All this is to say that when your favorite team does something that seems contra-indicated, consider that there might be something behind the scenes that you can’t know. I know, this will probably be of little comfort, but it might allow you to gain a more nuanced perspective of the business of sports.

Colleges Switching Conferences: Markets in Sports

A few weeks ago, 7 teams in the Big East conference voted to remove their men’s basketball teams from the conference. That’s a lot of teams to leave a conference at one time! Truth be told, I’m not an “avid” fan of college basketball, but I do like to catch some games every now and then and like most people, I always keep an eye on March Madness.

When I first heard the news of this happening, the first thing that came to mind: economics.

I never had an economics professor tell me, ‘it’s simply economics!’ but I certainly imagined one telling me this right along with this piece of news. How is it economics? Well, it’s all about markets. Markets? Yes, markets!

In hearing about this, I suspect that the seven teams that voted to leave the conference were noticing all the other teams that were leaving their conferences (in different sports). Many of those teams were moving conferences because of the possibility of more money. There are certain teams that play in certain markets (think: Big Ten) that are able to make a great deal of money for the networks that carry their games (is there any other conference that has its own TV channel?) This is probably why Nebraska joined the Big Ten and probably why Maryland and Rutgers will be joining in 2014.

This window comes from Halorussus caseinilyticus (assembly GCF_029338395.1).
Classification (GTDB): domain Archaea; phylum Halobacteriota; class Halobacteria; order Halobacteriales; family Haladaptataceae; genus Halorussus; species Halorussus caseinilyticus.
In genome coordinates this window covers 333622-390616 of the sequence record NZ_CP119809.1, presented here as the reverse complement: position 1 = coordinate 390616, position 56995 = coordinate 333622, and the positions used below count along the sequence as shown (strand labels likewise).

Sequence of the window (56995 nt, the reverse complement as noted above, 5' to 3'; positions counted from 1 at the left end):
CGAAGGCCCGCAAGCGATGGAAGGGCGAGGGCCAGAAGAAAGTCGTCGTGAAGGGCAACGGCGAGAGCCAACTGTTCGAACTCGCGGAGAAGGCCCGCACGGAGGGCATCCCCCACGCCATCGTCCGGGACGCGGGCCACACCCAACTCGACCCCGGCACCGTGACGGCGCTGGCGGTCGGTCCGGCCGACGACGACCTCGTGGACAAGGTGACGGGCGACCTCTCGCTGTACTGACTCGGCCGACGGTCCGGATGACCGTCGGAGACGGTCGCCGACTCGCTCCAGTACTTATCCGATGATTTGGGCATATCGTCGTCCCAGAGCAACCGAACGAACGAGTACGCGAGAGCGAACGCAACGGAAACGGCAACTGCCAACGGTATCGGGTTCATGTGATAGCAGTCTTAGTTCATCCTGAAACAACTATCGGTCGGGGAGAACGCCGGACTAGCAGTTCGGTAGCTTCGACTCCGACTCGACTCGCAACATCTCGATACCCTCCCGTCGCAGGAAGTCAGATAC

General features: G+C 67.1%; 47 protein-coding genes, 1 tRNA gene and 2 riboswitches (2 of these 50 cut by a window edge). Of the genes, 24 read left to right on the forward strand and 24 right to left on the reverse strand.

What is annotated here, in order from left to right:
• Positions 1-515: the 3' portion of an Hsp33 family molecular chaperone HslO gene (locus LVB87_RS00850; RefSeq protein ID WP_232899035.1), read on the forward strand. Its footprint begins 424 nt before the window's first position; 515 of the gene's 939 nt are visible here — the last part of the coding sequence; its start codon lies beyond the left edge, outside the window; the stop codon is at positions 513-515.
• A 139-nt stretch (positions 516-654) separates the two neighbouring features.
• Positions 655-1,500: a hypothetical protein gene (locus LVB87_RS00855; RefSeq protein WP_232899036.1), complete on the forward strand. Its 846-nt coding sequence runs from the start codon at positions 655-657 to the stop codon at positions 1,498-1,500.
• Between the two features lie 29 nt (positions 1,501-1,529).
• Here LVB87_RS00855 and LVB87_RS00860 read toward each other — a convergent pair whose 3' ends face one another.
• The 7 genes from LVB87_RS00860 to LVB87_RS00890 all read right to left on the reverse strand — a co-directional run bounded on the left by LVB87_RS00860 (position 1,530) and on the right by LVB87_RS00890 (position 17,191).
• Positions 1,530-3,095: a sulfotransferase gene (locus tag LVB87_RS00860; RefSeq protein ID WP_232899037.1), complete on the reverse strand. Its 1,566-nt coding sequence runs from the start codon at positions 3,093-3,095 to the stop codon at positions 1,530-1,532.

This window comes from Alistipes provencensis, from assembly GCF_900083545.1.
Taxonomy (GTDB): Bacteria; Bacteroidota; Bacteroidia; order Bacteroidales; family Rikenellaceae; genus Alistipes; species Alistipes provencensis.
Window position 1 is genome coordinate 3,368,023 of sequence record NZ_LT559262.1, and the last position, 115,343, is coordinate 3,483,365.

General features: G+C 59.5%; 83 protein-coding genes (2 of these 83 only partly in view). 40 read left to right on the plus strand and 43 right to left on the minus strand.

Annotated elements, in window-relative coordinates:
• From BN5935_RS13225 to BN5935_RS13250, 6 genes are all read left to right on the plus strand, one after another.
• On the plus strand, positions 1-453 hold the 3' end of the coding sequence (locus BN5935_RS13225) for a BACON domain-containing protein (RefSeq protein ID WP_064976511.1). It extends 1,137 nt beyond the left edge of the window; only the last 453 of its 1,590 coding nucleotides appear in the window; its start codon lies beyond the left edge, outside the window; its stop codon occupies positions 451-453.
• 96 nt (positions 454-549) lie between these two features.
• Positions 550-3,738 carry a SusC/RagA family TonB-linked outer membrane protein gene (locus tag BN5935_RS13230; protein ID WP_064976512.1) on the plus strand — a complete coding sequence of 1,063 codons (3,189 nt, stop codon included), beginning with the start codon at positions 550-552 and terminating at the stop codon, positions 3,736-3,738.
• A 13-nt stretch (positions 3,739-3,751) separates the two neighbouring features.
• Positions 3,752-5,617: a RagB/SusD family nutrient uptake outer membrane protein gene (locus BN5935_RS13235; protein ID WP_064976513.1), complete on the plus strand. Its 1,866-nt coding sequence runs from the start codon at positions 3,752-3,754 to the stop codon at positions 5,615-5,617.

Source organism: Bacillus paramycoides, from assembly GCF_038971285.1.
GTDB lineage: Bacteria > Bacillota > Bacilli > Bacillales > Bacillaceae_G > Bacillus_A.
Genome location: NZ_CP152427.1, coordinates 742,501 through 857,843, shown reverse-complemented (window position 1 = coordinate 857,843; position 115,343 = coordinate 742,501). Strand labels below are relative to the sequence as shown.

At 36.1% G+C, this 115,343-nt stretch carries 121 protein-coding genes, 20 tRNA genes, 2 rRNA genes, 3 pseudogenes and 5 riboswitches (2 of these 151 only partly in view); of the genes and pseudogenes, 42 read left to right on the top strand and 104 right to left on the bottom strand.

So, as 7 of the teams that helped to make up the Big East conference in basketball watched as teams like Nebraska, Boise State, and Rutgers moved conferences, I’m sure that this helped to “light a fire” in motivating the teams in the Big East to consider a move.


All that being said, I’m certainly sympathetic to those fans who hate to see these kinds of moves happen. Why? Rivalries are bound to die. In fact, I remember a time when this idea of a team switching conferences ended (or severely hampered!) one of the most famous rivalries in the sport! The Toronto Maple Leafs vs. the Detroit Red Wings.

The Leafs were moved to the Eastern Conference in 1998 and when that happened, the number of times the Leafs and Red Wings played diminished — a lot. I remember being crushed as a kid because Leafs/Red Wings games were a delight to see. Of course, there’s talk of realignment now, which might see the Red Wings/Leafs back in the same conference (or division)!

In looking back at the history, the Leafs did quite a bit of moving around in the 1990s. This was, in part, because the NHL was going through a great deal of change. In fact, with the switch to Eastern and Western Conferences, the Leafs/Red Wings were relegated to the Western Conference, initially, with the understanding that they would (both!) eventually get moved to the Eastern Conference. This change happened in 1993 and five years later, the Leafs did get moved to the East. Although, The Red Wings remain in the Western Conference.

I don’t know if the moving around of teams in college sports is a perfect comparison to those teams being moved around in the NHL, but with rivalries likely to be greatly diminished, I can certainly empathize.